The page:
The present work is the first to document the variations in the concentration and the localization of the Ca2+-depen-dent actin filament-severing protein scinderin or adseverin, which reportedly shares a similar sequence, in testicular and epididymal cells during development, and in spermatozoa during and after their epididymal transit. It is also the first successful attempt to localize the protein in tissue sections.
Scinderin in the Testis
In the germ cells. Scinderin immunoreactivity is associated principally with a region corresponding with the sub-acrosomal space in the round spermatids and with the remodeling acrosome in the elongated spermatids. Because scinderin is a Ca2+-dependent actin filament-severing protein, these observations should be viewed in relation to other reports of actin in developing spermatids and spermatozoa.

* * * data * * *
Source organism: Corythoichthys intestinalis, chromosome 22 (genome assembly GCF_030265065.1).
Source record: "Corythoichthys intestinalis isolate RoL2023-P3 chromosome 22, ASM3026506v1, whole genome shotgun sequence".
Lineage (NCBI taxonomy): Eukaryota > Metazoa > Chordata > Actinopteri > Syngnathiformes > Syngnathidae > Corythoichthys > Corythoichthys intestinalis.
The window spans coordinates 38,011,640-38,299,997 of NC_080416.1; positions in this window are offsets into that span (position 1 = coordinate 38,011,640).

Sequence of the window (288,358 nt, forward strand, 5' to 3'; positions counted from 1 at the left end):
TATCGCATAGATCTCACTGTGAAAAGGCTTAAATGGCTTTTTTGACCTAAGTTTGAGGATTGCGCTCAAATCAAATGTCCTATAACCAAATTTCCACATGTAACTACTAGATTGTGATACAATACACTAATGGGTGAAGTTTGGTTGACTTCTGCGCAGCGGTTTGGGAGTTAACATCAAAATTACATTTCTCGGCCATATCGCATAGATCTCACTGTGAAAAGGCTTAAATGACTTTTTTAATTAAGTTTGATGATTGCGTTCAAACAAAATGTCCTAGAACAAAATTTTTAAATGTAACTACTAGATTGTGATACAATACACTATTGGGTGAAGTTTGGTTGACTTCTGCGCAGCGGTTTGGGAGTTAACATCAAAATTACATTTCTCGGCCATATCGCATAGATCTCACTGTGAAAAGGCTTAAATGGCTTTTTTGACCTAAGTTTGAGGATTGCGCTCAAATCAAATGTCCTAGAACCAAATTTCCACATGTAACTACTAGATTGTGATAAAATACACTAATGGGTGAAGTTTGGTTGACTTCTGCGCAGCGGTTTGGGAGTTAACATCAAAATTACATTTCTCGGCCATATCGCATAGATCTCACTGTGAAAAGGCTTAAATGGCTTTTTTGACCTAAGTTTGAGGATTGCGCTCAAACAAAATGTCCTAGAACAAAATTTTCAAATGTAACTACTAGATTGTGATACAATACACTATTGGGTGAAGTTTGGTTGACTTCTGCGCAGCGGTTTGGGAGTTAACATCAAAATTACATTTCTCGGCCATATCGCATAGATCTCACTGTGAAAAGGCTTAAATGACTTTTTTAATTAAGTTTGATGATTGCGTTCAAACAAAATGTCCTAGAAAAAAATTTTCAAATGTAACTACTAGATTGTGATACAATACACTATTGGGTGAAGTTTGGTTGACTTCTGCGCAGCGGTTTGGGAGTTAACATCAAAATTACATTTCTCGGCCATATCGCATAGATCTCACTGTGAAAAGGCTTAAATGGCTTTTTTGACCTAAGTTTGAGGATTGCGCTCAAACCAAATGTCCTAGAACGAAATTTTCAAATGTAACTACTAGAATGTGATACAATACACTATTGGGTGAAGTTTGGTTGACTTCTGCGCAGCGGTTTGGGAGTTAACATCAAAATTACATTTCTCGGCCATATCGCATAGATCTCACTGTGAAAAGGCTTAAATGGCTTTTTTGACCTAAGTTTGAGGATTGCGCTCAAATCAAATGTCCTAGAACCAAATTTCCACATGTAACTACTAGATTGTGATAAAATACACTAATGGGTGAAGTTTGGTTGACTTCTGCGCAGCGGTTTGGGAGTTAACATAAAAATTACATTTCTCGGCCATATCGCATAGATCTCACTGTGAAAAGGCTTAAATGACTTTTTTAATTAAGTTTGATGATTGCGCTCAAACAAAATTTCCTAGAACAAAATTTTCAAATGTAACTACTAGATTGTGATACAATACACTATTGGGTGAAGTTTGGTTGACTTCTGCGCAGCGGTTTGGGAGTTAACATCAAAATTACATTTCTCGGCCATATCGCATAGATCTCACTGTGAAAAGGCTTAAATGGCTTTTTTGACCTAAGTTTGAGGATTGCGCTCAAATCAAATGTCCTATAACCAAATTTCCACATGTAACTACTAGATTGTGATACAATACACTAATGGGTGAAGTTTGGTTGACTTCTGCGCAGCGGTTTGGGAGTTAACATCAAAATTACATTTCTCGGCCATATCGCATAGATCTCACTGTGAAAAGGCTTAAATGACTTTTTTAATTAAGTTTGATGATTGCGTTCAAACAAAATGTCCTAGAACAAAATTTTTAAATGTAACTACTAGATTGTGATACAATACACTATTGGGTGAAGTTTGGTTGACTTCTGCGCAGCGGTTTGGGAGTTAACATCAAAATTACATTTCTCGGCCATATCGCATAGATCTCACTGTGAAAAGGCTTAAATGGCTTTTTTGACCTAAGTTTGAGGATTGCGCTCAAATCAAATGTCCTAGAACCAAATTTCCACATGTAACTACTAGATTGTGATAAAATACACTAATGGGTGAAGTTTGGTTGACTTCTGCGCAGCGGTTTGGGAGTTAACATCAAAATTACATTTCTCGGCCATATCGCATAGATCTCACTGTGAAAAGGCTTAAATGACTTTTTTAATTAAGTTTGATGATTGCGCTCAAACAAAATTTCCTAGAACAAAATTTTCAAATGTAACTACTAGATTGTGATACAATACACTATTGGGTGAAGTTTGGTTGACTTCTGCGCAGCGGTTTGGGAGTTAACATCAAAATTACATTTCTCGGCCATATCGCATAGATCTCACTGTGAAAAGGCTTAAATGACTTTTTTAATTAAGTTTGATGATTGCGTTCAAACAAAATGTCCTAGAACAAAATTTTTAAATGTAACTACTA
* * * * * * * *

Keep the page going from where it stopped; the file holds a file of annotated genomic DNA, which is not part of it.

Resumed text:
It is generally believed that within the cell, actin exists in monomeric (G-actin) as well as in filamentous (F-actin) states or forms. Under conditions of intracellular ionic strength, all the cellular actin would be expected to be polymerized; the fact that this has been reported in neither Sertoli cells nor germ cells implies the presence in both cell types of factors that modify the state of actin during the germ cell’s development.